Ezetimibe Coadministered With Atorvastatin in Patients With Primary Hypercholesterolemia - Ezetimibe Coadministered With Atorvastatin in Patients With Primary Hypercholesterolemia

Description:

The goal of this trial was to evaluate a novel cholesterol absorption inhibitor given with atorvastatin versus atorvastatin alone for the reduction of low-density lipoprotein cholesterol (LDL-C) in patients with primary hypercholesterolemia.

Hypothesis:

Coadministration of ezetimibe with atorvastatin would result in a significantly greater reduction in LDL-C than atorvastatin alone.

Study Design

Study Design:

Patients Screened: 1,703
Patients Enrolled: 628
Mean Follow Up: 12 weeks
Mean Patient Age: Mean age 58
Female: 59%

Patient Populations:

Patients age ≥18 years with primary hypercholesterolemia, defined as calculated LDL-C7 of 145-250 mg/dl and triglyceride levels ≤350 mg/dl

Exclusions:

Congestive heart failure (CHF) defined as New York Heart Association class III or IV; uncontrolled cardiac arrhythmias; myocardial infarction, CABG surgery, or angioplasty within six months of study entry; history of unstable or severe peripheral artery disease within three months of study entry; unstable angina; uncontrolled or newly diagnosed (within one month of study entry) diabetes mellitus; unstable endocrine or metabolic diseases known to influence serum lipids and lipoproteins; known impairment of renal function; active or chronic hepatic or hepatobiliary disease; and known coagulopathy

Primary Endpoints:

Change from baseline to final assessment in LDL-C

Secondary Endpoints:

Change from baseline to final assessment for calculated LDL-C, total cholesterol, triglyceride, HDL-C, HDL2-C, HDL3-C, non–HDL-C, lipoprotein(a), apo A-I, apo B, and total cholesterol:HDL-C and direct LDL-C:HDL-C ratios

Drug/Procedures Used:

Patients were randomized to 1 of 10 treatments: placebo (n=60), ezetimibe (10 mg), atorvastatin (10 mg), ezetimibe (10 mg) plus atorvastatin (10 mg), atorvastatin (20 mg), ezetimibe (10 mg) plus atorvastatin (20 mg), atorvastatin (40 mg), ezetimibe (10 mg) plus atorvastatin (40 mg), atorvastatin (80 mg), or ezetimibe (10 mg) plus atorvastatin (80 mg).

Principal Findings:

LDL-C was significantly reduced from baseline to final assessment with ezetimibe plus atorvastatin (pooled treatment groups; -54.5%) compared with either atorvastatin alone (-42.4% for pooled treatment groups; p<0.01) or ezetimibe alone (-18.4%; p<0.01).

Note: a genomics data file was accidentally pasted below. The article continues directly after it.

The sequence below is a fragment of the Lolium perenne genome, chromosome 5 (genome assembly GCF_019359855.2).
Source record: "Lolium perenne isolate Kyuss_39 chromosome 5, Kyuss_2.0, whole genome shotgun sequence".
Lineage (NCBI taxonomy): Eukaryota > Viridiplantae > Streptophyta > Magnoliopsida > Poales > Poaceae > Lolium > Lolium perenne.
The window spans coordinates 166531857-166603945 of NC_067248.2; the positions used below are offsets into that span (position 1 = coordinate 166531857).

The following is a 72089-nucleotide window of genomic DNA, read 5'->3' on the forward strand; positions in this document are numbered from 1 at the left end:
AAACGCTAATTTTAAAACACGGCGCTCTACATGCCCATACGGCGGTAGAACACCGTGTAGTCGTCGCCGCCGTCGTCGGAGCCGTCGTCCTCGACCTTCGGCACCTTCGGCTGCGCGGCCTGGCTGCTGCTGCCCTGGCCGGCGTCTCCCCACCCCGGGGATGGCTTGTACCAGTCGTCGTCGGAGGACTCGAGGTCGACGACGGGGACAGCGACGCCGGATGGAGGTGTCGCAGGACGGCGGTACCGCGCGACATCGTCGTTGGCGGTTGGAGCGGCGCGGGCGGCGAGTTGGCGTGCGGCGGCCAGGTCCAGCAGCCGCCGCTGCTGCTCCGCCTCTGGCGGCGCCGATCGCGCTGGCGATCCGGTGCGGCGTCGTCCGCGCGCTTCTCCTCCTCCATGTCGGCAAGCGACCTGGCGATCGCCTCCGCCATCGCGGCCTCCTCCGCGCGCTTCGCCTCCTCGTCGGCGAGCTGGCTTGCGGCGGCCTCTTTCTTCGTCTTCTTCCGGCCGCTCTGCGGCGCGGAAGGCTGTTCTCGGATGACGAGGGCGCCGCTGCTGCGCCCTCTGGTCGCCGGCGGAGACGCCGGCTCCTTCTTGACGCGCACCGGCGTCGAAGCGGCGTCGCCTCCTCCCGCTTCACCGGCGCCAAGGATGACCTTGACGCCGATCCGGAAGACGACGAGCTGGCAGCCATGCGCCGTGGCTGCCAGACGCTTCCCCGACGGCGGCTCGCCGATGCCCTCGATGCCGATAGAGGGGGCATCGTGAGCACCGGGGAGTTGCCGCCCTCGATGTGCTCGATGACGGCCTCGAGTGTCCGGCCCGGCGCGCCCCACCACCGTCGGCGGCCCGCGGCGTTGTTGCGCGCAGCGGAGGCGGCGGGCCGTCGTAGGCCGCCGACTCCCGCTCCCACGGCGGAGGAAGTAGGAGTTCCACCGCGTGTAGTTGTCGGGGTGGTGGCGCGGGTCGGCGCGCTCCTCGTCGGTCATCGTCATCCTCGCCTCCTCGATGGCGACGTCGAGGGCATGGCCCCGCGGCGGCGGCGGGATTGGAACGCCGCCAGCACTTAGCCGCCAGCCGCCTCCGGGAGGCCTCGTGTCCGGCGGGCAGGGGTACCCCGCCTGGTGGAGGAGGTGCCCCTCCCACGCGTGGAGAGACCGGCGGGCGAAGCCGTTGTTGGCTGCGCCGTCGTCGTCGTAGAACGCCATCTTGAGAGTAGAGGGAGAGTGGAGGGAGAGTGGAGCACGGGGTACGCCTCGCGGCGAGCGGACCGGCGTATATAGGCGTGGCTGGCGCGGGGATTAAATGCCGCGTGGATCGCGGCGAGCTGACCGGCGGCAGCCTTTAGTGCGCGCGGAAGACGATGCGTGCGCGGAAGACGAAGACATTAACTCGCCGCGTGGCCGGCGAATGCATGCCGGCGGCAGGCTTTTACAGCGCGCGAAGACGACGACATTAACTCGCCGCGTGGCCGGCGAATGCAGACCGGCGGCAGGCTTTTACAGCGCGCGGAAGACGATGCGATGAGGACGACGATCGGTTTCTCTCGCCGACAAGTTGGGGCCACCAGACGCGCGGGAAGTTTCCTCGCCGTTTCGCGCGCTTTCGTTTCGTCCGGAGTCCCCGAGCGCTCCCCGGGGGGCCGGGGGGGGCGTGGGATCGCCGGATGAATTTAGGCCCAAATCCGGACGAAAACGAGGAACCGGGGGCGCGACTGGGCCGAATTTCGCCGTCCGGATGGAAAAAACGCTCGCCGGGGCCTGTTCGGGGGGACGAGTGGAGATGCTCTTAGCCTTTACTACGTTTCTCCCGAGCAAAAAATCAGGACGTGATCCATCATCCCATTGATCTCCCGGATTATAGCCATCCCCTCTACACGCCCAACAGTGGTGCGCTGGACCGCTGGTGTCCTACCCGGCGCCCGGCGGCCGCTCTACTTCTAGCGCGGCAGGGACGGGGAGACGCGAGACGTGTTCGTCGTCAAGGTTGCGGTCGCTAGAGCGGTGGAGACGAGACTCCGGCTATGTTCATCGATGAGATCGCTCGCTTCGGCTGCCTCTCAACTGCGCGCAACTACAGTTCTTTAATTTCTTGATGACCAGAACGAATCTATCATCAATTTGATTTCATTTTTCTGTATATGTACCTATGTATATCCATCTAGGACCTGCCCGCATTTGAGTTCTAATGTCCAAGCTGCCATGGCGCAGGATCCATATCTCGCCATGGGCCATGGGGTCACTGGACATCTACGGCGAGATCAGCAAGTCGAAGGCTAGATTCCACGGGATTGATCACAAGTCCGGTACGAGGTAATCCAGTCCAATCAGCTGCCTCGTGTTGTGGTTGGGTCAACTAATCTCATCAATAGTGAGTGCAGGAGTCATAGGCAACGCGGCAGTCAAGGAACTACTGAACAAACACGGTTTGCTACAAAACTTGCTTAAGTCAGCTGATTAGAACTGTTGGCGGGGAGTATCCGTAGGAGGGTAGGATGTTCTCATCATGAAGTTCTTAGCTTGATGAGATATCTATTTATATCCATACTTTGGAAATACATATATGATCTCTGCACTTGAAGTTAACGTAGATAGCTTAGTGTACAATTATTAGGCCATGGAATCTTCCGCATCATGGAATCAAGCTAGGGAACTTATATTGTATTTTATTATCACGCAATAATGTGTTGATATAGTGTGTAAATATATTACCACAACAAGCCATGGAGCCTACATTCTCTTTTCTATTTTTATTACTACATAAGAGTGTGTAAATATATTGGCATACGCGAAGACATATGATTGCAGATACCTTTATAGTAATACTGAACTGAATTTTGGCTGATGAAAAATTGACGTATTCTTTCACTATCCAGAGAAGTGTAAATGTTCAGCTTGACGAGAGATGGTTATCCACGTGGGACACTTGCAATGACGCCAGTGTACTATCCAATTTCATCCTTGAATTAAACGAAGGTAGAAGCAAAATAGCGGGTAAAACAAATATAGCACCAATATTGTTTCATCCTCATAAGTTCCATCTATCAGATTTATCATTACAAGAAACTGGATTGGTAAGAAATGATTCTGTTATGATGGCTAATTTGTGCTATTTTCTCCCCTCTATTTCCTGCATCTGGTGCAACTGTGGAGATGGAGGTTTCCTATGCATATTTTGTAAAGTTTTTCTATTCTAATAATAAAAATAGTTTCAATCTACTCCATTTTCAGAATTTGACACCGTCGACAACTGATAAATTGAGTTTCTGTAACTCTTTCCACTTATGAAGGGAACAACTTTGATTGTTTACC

LDL-C reductions with coadministration (all doses) was generally consistent across all subgroups. Total cholesterol:high-density lipoprotein cholesterol (HDL-C) ratio was also significantly reduced with ezetimibe plus atorvastatin (-44.5%) compared with atorvastatin alone (-34.4%, p<0.01) or ezetimibe alone (-16.8%, p<0.01), as were triglycerides (-32.8% with combination therapy vs. -24.5% with atorvastatin, p<0.01; and vs. -5.1% with ezetimibe alone, p<0.01) and hs-C-reactive protein (-41% vs. -31% with atorvastatin alone, p<0.01).

Combination therapy at the lowest dose of atorvastatin (10 mg) provided similar reductions to results seen with the maximum dose of atorvastatin (80 mg) alone for LDL-C (50% and 51%), total cholesterol:HDL-C ratio (43% and 41%), and triglycerides (both 31%), but significantly greater increase in HDL-C (9% vs. 3%).

Adverse events that were treatment-related occurred in 17% (42/248) of patients receiving atorvastatin monotherapy and 23% (58/255) of patients receiving combination therapy. There were no cases of hepatitis, jaundice, or other clinical signs of liver dysfunction, and no deaths during the study.

Interpretation:

Among patients with primary hypercholesterolemia, treatment with ezetimibe plus atorvastatin was associated with a greater reduction in LDL-C compared with atorvastatin alone or ezetimibe alone. Ezetimibe plus the lowest dose of atorvastatin (10 mg) was associated with reductions in direct LDL-C and triglycerides, and increases in HDL-C that were similar to results seen with the maximum dose of atorvastatin (80 mg) alone. Ezetimibe plus atorvastatin appeared safe, with no excess treatment-related adverse events, and no increase in hepatitis or jaundice indicating liver dysfunction.

The overall duration of the study was relatively short (12 weeks), and additional follow-up is needed to determine if the efficacy is maintained and if the safety profile is similar with longer therapy. Ezetimibe plus atorvastatin may prove to be an alternative for patients in whom maximal dose statin monotherapy is inefficient.

Similar results were also observed in a trial of ezetimibe plus simvastatin (Davidson MH, McGarry T, Bettis R. Ezetimibe coadministered with simvastatin in patients with primary hypercholesterolemia. J Am Coll Cardiol 2002;40:2125–34).

References:

Ballantyne CM, Houri J, Notarbartolo A, et al. Effect of ezetimibe coadministered with atorvastatin in 628 patients with primary hypercholesterolemia: a prospective, randomized, double-blind trial. Circulation 2003;107:2409-15.

Clinical Topics: Arrhythmias and Clinical EP, Diabetes and Cardiometabolic Disease, Dyslipidemia, Implantable Devices, SCD/Ventricular Arrhythmias, Homozygous Familial Hypercholesterolemia, Lipid Metabolism, Nonstatins, Novel Agents, Statins

Keywords: Follow-Up Studies, Cholesterol, LDL, Hepatitis, Hydroxymethylglutaryl-CoA Reductase Inhibitors, Ventricular Fibrillation, Syncope, Heptanoic Acids, Heart Arrest, Hypercholesterolemia, Simvastatin, Pyrroles, Tachycardia, Ventricular, C-Reactive Protein, Azetidines, Jaundice, Cholesterol, HDL, Triglycerides


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